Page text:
A breakdown of the 49ers 2015 coaching staff in photos.
In the process of hiring a new head coach, San Francisco 49ers CEO Jed York twice brought up the name of Bill Belichick. Not as a candidate, of course, but as a guideline.
For York, Belichick's New England Patriots brought to mind a couple of admirable tenets: having a head coach who is constantly teaching players on both sides of the ball and having a system in which assistant coaches are developed and promoted from within, much like the days of Bill Walsh, George Seifert and their teams of the 1980s and 90s.
With that, Monday's hiring of Eric Mangini as the 49ers defensive coordinator should come as no surprise.
Mangini, or "Mangenius" as he was called in New England, got his first NFL job under Belichick and with the Cleveland Browns in 1995. Five years later, after stints under Ted Marchiboda (Baltimore Ravens) and Bill Parcells (New York Jets), Mangini rejoined Belichick as the Patriots defensive backs coach.
By 2005, a decade after the two men first worked together, Mangini was Belichick's defensive play-caller. (They won three Super Bowls in six seasons together.)
And although Mangini, 44, has spent the bulk of his coaching career on that side of the ball, he spent the last two seasons coaching the 49ers offense -- a veteran coach developing himself for future promotion.
In other words, to borrow general manager Trent Baalke's phrasing, Mangini "checked off a lot of boxes."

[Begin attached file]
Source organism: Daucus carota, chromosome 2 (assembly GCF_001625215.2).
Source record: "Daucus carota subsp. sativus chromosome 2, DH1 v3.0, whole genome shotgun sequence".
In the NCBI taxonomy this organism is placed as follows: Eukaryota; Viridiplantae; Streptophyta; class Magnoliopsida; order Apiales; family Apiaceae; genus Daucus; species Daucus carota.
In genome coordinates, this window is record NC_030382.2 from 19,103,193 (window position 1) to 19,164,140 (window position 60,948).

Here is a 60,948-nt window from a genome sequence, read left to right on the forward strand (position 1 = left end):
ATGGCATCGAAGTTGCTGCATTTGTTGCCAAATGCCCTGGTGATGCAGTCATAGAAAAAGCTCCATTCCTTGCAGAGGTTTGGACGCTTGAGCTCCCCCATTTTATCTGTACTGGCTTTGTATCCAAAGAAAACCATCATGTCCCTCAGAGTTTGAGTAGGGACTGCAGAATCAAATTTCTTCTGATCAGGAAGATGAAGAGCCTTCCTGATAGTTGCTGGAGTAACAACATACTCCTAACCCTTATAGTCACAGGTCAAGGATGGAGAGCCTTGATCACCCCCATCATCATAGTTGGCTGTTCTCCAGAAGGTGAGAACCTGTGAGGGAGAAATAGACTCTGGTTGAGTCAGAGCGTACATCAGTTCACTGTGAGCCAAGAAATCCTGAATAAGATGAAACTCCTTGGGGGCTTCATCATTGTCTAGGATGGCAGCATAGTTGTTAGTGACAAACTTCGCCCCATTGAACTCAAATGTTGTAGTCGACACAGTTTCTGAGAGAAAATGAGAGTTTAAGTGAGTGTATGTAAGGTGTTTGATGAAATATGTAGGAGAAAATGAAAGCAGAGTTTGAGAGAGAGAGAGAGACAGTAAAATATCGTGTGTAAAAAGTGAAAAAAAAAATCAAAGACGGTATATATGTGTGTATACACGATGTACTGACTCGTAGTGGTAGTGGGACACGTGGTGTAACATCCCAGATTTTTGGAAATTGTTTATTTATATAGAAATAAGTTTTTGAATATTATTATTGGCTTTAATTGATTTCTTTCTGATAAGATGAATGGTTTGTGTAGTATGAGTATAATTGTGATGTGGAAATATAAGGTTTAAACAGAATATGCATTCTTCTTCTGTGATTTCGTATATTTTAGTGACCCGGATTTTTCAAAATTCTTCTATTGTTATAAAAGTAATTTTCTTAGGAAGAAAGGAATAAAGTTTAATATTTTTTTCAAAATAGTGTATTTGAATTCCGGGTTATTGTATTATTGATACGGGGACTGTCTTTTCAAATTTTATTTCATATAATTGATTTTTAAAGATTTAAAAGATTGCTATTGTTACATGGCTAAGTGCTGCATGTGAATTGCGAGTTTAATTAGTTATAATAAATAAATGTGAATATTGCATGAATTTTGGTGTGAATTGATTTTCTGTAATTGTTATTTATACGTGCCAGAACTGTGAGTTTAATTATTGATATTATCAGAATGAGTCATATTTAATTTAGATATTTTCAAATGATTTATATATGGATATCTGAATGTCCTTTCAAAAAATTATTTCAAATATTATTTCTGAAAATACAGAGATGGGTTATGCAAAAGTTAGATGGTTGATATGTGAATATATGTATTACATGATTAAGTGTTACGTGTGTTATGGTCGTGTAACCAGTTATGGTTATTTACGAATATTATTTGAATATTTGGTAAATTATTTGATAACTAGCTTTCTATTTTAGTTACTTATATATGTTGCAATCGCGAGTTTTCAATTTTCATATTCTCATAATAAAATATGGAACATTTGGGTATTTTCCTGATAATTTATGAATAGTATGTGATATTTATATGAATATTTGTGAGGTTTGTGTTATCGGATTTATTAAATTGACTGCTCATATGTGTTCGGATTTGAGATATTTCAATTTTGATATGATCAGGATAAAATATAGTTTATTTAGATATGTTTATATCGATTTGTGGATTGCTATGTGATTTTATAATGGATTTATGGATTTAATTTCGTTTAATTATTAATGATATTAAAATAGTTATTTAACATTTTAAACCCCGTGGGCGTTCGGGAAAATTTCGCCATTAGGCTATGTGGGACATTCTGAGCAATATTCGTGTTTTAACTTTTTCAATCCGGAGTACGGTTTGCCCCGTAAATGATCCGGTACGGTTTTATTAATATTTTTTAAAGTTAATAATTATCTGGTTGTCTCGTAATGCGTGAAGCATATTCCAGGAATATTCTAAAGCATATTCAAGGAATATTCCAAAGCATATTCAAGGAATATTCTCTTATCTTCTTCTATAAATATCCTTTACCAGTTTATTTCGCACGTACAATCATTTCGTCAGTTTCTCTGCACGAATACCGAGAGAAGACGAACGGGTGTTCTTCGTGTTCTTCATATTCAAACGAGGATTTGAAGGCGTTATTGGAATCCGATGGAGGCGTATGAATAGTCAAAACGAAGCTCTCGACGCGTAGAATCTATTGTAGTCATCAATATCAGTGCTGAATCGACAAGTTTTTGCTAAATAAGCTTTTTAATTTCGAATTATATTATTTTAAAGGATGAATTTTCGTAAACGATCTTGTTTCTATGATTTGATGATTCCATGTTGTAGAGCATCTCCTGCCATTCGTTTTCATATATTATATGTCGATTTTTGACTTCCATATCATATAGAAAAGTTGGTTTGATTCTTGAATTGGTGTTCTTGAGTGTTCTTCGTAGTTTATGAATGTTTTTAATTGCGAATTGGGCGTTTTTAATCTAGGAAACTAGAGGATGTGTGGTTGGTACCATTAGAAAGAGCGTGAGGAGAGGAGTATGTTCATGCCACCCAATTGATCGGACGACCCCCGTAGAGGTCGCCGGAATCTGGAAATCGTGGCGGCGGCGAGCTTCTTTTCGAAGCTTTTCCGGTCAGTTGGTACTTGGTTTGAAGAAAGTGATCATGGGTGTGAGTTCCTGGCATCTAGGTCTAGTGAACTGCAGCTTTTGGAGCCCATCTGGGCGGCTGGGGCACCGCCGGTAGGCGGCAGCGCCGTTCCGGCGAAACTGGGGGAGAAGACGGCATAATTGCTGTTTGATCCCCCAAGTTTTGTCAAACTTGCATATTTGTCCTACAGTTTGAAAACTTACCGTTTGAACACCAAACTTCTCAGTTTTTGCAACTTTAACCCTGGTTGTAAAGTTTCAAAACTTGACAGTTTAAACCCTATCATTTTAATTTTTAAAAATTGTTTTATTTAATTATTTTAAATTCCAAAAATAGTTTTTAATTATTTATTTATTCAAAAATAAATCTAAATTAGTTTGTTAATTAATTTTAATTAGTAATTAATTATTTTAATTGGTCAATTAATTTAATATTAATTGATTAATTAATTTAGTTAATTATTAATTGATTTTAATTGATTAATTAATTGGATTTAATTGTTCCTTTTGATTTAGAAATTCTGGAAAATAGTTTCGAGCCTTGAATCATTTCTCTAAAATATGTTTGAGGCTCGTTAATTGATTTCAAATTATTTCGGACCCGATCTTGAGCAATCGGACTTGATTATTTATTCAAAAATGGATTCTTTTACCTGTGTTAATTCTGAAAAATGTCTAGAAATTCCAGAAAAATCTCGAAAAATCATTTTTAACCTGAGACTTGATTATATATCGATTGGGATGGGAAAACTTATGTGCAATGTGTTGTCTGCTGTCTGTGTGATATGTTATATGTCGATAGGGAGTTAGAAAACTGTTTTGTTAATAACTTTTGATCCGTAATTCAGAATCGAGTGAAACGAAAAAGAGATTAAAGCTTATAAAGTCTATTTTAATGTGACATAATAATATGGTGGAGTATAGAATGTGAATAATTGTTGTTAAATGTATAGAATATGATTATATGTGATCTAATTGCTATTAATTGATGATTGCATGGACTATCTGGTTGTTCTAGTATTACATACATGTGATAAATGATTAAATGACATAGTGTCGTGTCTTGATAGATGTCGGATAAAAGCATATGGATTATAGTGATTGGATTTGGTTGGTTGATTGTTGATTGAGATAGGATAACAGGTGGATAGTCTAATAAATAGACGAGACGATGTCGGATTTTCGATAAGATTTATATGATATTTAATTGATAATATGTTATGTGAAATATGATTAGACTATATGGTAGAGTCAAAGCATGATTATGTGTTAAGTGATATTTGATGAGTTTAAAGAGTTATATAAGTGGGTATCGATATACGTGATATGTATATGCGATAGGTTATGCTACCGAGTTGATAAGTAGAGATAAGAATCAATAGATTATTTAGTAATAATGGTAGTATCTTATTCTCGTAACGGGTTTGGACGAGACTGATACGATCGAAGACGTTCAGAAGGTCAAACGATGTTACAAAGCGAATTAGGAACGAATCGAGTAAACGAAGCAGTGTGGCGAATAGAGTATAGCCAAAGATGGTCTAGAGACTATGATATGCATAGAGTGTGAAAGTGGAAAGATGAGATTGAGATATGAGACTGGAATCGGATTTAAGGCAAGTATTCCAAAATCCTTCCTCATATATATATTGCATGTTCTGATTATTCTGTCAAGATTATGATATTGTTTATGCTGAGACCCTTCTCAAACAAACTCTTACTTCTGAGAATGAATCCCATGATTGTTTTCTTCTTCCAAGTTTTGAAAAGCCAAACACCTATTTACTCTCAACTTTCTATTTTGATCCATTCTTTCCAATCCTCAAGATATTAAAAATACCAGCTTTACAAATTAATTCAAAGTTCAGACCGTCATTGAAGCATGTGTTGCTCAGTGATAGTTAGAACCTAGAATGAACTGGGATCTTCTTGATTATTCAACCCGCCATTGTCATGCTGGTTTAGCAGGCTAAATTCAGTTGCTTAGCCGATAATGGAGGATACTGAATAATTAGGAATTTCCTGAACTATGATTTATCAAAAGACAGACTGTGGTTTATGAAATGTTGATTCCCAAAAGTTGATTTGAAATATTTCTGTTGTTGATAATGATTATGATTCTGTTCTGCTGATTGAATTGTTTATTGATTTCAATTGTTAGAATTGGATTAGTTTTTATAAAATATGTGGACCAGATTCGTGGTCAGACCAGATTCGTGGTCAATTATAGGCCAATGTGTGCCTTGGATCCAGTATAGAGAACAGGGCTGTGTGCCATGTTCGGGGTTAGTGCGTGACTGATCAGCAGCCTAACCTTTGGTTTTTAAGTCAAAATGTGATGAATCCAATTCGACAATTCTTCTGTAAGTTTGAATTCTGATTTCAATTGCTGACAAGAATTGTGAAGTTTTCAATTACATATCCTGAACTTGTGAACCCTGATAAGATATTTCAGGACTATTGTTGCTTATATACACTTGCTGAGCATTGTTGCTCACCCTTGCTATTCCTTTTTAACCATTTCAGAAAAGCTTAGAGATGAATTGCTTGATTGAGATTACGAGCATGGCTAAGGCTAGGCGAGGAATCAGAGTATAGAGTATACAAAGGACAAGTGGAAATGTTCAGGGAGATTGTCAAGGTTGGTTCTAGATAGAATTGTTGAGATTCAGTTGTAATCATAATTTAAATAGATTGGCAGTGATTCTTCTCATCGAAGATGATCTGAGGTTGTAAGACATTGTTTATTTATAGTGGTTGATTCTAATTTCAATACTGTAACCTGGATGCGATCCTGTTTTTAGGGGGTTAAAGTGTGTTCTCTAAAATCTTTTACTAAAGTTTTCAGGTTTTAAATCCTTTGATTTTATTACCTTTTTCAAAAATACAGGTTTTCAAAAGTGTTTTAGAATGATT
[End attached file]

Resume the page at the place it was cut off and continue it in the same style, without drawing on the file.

The San Francisco 49ers tight ends coach-turned-defensive coordinator has worked for five NFL teams since 1996.
He'll now be charged with coordinating and calling the plays for a defense that his predecessor, Vic Fangio, led to top-of-the-league rankings in each of the past four seasons.
He'll also be side by side with first-time head coach Jim Tomsula, who should benefit from Mangini's own experience as the leading man.
Like Tony Sparano, who will take over Mangini's role as San Francisco's tight ends coach, Mangini was previously a head coach for two NFL teams: the New York Jets (2006-08) and the Browns (2009-10).
There are also former NFL coordinators among Mangini's defensive assistants: Raiders coordinator-turned-49ers senior defensive assistant/linebackers coach Jason Tarver as well as new inside linebackers coach Clancy Pedergast, who previously led the defense of the Arizona Cardinals (2004-08) and the Kansas City Chiefs ('09).
Will the group employ a 3-4 alignment on defense? Will they blitz more or less often than in the past? What is their philosophy?
We'll have answers to those questions in the coming days.
For now, here are a handful of other notes on the new DC:
- He is a native of Hartford, Conn.
- He holds Wesleyan University's single-season (11.5) and career (36.5) sacks records.
- He joined the Chi Psi fraternity that Belichick had been a part of years earlier.
- He coached an Australian semi-pro football team to two regional titles while he was an upperclassmen.
- He graduated with a degree in political science.
- He was a ball boy for Belichick and the Browns before moving into coaching.
- He now has 18 years of NFL coaching experience.
- He appeared in a cameo on the "The Sopranos" while he was head coach of the Jets.
- He was the league's youngest leading man, at 35, when hired by New York.
- He took a break from coaching in 2011, working as an ESPN analyst.
- He has three sons, and they take their middle names from men in football that have influenced Mangini: Brett Favre, Rodney Harrison and, of course, Belichick.